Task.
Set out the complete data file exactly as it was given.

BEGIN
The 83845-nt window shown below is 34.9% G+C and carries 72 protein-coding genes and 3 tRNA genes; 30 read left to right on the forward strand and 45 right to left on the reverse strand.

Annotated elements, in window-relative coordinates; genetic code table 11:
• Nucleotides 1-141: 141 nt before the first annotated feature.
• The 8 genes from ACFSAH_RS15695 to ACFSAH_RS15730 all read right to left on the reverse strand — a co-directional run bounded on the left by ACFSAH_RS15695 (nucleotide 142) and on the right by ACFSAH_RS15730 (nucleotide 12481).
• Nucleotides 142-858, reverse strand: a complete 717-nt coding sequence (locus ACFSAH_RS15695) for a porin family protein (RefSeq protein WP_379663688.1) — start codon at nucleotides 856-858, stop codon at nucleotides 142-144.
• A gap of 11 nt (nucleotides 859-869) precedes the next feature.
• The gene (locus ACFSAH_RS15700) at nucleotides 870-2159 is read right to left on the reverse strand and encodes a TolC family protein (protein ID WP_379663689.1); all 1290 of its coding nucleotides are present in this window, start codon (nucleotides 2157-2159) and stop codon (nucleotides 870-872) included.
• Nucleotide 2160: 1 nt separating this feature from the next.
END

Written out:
The 83845-nt window shown below is 34.9% G+C and carries 72 protein-coding genes and 3 tRNA genes; 30 read left to right on the forward strand and 45 right to left on the reverse strand.

Annotated elements, in window-relative coordinates; genetic code table 11:
• Nucleotides 1-141: 141 nt before the first annotated feature.
• The 8 genes from ACFSAH_RS15695 to ACFSAH_RS15730 all read right to left on the reverse strand — a co-directional run bounded on the left by ACFSAH_RS15695 (nucleotide 142) and on the right by ACFSAH_RS15730 (nucleotide 12481).
• Nucleotides 142-858, reverse strand: a complete 717-nt coding sequence (locus ACFSAH_RS15695) for a porin family protein (RefSeq protein WP_379663688.1) — start codon at nucleotides 856-858, stop codon at nucleotides 142-144.
• A gap of 11 nt (nucleotides 859-869) precedes the next feature.
• The gene (locus ACFSAH_RS15700) at nucleotides 870-2159 is read right to left on the reverse strand and encodes a TolC family protein (protein ID WP_379663689.1); all 1290 of its coding nucleotides are present in this window, start codon (nucleotides 2157-2159) and stop codon (nucleotides 870-872) included.
• Nucleotide 2160: 1 nt separating this feature from the next.